TETON AREA FORECAST
Issued at 02/14/2020 05:48   Valid until: 02/14/2020 23:59
CURRENT CONDITIONS (Mountain Weather Past 24 Hours)
At 10,400' Elevation 5 AM Temp Max Temp Avg Wind Dir Avg. Wind Speed Max Wind Gust
Rendezvous Summit 12 º F 16 West-Southwesterly 22 52
Location Elevation Snowfall/Prec. Total Snow Depth Total Snowfall
Raymer Plot 9,300' 2"/ 0.06 105" 368"
Rendezvous Bowl 9,580' 1"/ 0.06" 99" 374"
Chief Joseph Plot 8,800' 0"/ 0.01" 98" 319"
Mountain Weather Forecast for Today
Clouds are expected to increase through the day with periods of light snowfall.
Temperature forecast for 8,000 - 9,000: Temperatures in the mountains will climb into the 20s and the valley inversion will break by noon.
Ridge Top Wind Forecast for 10,000´: Winds will be southwest at 20 to 40 miles per hour with gusts into the 50s and are expected to back the west in the afternoon.
Snowfall Expected Next 24 Hours : 1 to 3
GENERAL AVALANCHE HAZARD
Elevation Morning Rating Afternoon Rating
High Elevations (9,000´-10,500´) 2-MODERATE 2-MODERATE
Mid Elevations (7,500´-9,000´) 1-LOW 1-LOW
Low Elevations (6,000´-7,500´ 1-LOW 1-LOW
General Avalanche Advisory
Strong southwest winds this morning will continue to form wind slabs on leeward slopes at the upper elevations. These wind slab avalanches could be triggered by humans and entrain loose snow increasing in volume. If caught, these small slides could have significant hazards, especially in cliff areas, steep chutes, and terrain traps. Evaluate terrain carefully noting areas of loading and features of concern. At the mid and lower elevations, avalanches are unlikely.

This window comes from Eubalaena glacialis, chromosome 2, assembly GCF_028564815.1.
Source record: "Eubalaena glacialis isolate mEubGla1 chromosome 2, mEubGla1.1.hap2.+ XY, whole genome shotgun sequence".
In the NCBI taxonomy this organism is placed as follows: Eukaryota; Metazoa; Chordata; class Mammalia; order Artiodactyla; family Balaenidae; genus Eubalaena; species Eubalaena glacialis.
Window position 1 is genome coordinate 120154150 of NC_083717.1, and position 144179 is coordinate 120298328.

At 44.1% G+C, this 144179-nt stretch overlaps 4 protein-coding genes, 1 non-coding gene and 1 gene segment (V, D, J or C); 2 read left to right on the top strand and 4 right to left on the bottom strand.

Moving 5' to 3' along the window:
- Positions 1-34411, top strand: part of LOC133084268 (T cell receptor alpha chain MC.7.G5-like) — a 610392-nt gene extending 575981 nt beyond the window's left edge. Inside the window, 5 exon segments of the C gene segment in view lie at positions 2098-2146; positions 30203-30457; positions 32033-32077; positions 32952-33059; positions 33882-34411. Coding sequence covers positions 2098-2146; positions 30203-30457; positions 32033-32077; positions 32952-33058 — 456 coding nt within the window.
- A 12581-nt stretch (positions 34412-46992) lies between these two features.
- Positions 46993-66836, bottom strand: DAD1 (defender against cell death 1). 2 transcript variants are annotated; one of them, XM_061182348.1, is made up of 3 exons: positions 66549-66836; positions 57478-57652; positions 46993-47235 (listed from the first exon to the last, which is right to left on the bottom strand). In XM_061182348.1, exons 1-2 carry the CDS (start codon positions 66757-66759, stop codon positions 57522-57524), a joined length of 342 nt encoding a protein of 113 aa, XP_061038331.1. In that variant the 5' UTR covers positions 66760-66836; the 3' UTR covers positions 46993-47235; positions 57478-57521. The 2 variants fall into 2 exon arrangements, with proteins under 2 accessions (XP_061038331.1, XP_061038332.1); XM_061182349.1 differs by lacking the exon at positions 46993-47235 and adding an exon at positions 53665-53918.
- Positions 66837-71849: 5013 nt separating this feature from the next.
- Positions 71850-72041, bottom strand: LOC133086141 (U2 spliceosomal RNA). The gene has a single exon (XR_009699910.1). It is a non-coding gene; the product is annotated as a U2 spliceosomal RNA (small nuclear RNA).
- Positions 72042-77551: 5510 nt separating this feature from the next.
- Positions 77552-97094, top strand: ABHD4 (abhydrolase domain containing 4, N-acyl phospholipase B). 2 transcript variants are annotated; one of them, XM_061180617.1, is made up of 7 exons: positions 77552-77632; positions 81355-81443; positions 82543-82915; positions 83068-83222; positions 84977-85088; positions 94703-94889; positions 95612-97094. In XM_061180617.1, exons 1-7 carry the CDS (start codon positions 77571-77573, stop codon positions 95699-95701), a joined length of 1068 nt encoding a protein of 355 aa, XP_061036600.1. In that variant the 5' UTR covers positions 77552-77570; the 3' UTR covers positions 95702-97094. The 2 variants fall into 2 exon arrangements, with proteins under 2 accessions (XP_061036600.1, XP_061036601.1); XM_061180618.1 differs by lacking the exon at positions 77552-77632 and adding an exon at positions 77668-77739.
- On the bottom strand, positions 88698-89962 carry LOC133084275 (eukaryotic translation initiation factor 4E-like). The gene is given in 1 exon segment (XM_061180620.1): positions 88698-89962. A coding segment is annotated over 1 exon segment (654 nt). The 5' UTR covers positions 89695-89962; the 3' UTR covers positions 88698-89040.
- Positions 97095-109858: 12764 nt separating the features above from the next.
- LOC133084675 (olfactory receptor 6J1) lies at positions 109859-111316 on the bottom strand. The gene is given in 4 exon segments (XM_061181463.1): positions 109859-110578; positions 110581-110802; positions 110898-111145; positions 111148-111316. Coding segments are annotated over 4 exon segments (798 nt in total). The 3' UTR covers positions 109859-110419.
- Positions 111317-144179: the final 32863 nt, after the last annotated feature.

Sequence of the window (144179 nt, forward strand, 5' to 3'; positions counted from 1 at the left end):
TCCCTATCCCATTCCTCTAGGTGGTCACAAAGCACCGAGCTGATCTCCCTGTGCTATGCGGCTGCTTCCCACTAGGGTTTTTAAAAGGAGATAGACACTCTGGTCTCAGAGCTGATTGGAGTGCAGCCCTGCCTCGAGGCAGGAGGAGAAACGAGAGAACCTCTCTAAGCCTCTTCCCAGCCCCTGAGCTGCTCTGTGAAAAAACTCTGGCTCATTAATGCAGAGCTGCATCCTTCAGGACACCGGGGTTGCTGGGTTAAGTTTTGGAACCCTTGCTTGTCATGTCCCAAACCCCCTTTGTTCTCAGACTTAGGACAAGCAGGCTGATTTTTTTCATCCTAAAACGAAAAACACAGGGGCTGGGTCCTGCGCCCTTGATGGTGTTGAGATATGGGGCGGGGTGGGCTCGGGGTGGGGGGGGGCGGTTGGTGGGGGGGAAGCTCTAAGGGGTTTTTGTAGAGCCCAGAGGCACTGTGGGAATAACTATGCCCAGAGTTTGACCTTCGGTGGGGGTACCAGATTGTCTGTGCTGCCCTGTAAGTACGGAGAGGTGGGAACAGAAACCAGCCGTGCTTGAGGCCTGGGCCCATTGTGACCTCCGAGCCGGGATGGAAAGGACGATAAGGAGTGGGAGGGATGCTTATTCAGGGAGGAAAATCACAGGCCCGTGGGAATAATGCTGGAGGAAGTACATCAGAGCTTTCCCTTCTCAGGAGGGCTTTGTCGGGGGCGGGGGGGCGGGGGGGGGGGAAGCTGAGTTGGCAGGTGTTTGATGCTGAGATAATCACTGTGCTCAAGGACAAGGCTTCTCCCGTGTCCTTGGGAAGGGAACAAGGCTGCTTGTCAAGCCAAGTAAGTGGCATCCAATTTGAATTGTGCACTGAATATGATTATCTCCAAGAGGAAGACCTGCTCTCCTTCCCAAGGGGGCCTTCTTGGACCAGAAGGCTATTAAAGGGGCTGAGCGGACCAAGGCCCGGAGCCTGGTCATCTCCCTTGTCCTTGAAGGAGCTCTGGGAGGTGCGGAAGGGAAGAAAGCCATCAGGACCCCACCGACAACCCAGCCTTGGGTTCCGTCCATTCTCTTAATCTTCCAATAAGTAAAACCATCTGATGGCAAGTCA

TODAY'S AVALANCHE PROBLEMS

TYPE OF PROBLEM
ASPECT/ELEVATION
Wind Slab
Avalanche problem rose
CHARACTERISTICS
LIKELIHOOD
Certain
Very Likely
Likely
Possible
Unlikely
SIZE
Historic
Very Large
Large
Small
TREND
Increasing trend
DESCRIPTION
Slabs formed by strong winds and snowfall during the past week can be triggered in steep terrain above 9,000 feet. As the winds switch direction, from the northwest yesterday to southwest today, slopes may be cross-loaded and newly formed wind slabs could be found on a variety of aspects. These slabs could be up to 3 feet in depth. Be wary of wind drifted snow above cliffs and in couloirs. At the mid and lower elevations, small slab avalanches up to a foot in depth could be human triggered on isolated terrain features.
For further information call 307-733-2664 To report an avalanche observation call 307-739-2607